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A conversation with David Swindin

Ontario Teachers’ owns 50% of Cubico, which has a portfolio of renewable energy and transmission assets. Its CEO talks about the evolution of investment in the sector.

Portrait photo of David Swindin

What’s your outlook for renewable energy?

David Swindin: We're naturally really positive on the sector. For many countries, the Ukraine invasion put renewables on the agenda as a way of achieving energy security. Also, acceptance of global warming has become mainstream. That’s driving vast amounts of investment, and it's happening very quickly. Whenever people have made predictions about the amount of renewables, they’ve been underestimated. So I wouldn’t be surprised to see these numbers blown out of the water.

What factors might slow down the sector’s growth?

DS: One is the grid. It’s all very well to build a renewable plant, but if you can't connect it to the grid or export your electricity, you have a problem. Another challenge is the permitting of projects. Everybody wants renewables, but they don't necessarily want a project next door to them. Permitting and better grid connectivity are probably the two biggest challenges, and we see that repeated in country after country.

China, the U.S., Europe, and India are investing massive amounts in renewables. Are other countries seeing less investment?

DS: If you look at those four blocs, they're the ones with biggest populations, so that’s where there will be lots of investment. But we see it everywhere. In places like Australia, it's because they're getting out of coal. In places like Brazil, it's because the population is growing, and the economy is growing, and there's a bigger demand for electricity.

Are strained or concentrated supply chains a problem for the sector?

DS: It’s an issue, and I think COVID brought it into sharp focus. There’s been a big problem with sourcing solar panels. We’re now seeing new factories to build solar panels in the U.S. Countries are thinking about how to protect their supply chains.

One concern with renewables is intermittency. For a renewables company, is it enough to build the renewable generation, or do you have to invest in storage too?

DS: Increasingly, you’ll have to integrate them. If you build a solar farm, you’ll have to put some batteries alongside to help store the electricity. We're expecting some very big growth in storage. We're going to see it in pretty much every market.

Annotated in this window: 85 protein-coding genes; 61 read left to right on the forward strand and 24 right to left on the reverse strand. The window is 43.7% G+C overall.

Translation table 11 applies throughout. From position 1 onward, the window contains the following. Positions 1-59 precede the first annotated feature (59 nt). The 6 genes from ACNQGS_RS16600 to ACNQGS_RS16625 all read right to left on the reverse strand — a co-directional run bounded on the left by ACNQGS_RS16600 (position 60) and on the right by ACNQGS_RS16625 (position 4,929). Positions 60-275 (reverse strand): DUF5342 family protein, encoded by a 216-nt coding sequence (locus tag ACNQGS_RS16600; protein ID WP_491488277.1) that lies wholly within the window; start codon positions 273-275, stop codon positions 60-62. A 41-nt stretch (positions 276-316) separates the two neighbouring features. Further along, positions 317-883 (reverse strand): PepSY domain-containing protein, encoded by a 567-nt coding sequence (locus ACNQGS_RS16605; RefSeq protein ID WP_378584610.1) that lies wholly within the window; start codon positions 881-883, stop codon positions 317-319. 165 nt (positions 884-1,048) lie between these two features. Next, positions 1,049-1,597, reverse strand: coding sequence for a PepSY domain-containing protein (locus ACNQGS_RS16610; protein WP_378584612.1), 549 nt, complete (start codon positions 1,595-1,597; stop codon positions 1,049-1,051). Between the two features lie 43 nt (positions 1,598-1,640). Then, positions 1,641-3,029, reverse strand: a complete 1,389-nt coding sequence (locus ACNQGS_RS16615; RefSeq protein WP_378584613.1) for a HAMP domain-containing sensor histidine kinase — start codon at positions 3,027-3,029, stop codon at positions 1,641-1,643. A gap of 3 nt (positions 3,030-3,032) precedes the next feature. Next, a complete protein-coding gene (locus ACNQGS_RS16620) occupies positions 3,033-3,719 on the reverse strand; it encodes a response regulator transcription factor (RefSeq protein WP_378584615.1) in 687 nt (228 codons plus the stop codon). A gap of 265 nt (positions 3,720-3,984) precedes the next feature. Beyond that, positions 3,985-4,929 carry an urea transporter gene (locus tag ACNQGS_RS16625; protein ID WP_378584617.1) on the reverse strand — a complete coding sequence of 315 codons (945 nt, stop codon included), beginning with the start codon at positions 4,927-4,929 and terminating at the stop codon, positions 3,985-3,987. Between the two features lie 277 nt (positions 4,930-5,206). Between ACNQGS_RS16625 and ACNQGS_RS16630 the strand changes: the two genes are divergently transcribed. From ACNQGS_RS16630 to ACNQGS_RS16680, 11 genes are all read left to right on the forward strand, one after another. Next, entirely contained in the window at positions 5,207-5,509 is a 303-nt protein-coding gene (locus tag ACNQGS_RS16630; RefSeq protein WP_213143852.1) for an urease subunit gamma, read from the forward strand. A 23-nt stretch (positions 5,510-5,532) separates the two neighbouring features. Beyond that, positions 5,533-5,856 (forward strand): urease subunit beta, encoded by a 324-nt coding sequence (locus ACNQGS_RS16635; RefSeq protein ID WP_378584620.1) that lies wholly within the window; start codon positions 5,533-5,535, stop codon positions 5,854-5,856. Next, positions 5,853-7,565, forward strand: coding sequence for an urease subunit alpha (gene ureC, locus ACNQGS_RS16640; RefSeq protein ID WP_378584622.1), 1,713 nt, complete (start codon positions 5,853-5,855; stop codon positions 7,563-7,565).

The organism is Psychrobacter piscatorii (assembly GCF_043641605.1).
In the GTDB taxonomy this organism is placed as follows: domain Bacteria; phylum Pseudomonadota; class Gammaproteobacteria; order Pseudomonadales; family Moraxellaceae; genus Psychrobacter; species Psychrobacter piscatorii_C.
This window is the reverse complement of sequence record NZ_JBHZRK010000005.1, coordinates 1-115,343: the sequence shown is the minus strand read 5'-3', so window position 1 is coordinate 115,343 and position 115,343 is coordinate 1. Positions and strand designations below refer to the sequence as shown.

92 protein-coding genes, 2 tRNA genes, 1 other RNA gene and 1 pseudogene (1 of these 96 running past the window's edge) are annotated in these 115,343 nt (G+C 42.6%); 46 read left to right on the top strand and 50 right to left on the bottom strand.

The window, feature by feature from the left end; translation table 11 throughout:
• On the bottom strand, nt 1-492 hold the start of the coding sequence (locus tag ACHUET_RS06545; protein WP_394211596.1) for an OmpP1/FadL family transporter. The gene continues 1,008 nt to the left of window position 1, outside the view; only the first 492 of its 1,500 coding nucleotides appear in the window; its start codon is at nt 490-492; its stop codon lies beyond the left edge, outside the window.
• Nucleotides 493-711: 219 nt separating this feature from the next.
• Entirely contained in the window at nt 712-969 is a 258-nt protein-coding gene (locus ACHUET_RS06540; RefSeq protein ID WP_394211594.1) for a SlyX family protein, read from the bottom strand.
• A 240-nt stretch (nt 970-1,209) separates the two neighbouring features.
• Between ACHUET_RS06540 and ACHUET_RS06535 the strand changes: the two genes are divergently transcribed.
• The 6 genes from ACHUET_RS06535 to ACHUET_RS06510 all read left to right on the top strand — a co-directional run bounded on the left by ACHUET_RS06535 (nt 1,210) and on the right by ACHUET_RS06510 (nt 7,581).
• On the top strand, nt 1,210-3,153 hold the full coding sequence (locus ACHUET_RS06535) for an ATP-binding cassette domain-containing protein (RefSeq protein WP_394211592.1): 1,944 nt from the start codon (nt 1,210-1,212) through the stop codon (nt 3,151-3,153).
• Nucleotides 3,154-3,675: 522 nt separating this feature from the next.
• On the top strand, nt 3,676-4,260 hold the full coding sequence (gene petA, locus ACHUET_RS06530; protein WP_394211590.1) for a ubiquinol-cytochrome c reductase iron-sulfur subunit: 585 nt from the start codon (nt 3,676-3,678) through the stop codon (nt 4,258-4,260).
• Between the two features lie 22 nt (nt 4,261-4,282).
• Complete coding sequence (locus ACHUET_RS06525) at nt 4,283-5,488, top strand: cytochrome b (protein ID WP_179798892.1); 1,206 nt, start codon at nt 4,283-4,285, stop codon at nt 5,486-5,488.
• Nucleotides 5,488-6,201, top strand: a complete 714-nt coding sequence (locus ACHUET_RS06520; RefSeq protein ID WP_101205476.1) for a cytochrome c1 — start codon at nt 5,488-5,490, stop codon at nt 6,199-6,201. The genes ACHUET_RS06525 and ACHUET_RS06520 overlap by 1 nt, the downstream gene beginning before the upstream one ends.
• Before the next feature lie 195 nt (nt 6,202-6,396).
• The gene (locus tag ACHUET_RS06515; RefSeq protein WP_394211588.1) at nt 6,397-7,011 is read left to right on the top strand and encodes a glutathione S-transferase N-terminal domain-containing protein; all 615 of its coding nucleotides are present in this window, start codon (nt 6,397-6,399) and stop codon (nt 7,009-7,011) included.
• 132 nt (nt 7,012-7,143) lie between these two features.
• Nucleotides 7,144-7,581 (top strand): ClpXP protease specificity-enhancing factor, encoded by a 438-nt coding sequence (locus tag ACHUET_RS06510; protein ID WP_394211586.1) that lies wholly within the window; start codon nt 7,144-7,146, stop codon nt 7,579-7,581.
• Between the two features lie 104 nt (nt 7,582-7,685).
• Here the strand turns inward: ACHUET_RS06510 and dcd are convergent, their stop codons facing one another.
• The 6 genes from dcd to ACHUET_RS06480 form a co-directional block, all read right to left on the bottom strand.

Cubico at a glance

installed capacity
2.8 GW

installed capacity

under construction
~800 MW

under construction

development pipeline
2.2 GW

development pipeline

Describe Cubico.

DS: We were probably the first example of pension fund managers creating a specialized renewable energy platform. Others have followed, but it was a very bold decision by Teachers’ and PSP Investments at the time. The idea that you needed some specialist skills to invest properly in this industry showed some foresight. We do everything from development through to constructing through to owning. We blend financial skills with industrial skills and sort of sit in the middle between what a big utility might do and what a fund might do.

You’re in 12 countries. How do you navigate that?

DS: When we started, we were very clear that if we were going to be in different countries, we needed to be local at the same time. We knew we needed to have good people on the ground, because this is not just a passive investment. If you don't have local people who understand how the legislation works, what the governments are doing locally, and so on, I think you really struggle.

What is an advantage of being in many countries?

DS: The advantage is that not everyone's going to be going 100 miles an hour all the time. There'll be three or four countries that will have a spurt and the others will be a bit quieter. We can direct resources into areas that are picking up because of what governments want to encourage.

Tell us about a notable Cubico project.

DS: One of our most recent ones is the Wambo onshore wind farm in Australia. We’ve just started building the first stage. When all three stages have been built, it'll be an 800 megawatt project. So it’s huge, and what’s notable is that the Queensland government is a partner. They’re offtaking the electricity. What’s more, the project is helping Queensland get rid of coal but also have what they call a “just transition.” There is a plan to retrain some of the employees that worked on coal-fired power stations so they can work on wind farms. It's a very positive story about how you can help people move into new areas.

What has surprised you most about the renewables sector and how it has evolved?

DS: When we started, renewables were considered an alternative investment. Now it's solidly mainstream. It’s surprised me how quickly the market has changed, how quickly it has grown, and how quickly the mindset of investors has changed. As people look at a future with electric cars and things like that, they see this exponential growth in the industry, and it's not going to come from coal or gas. It's going to come from renewables.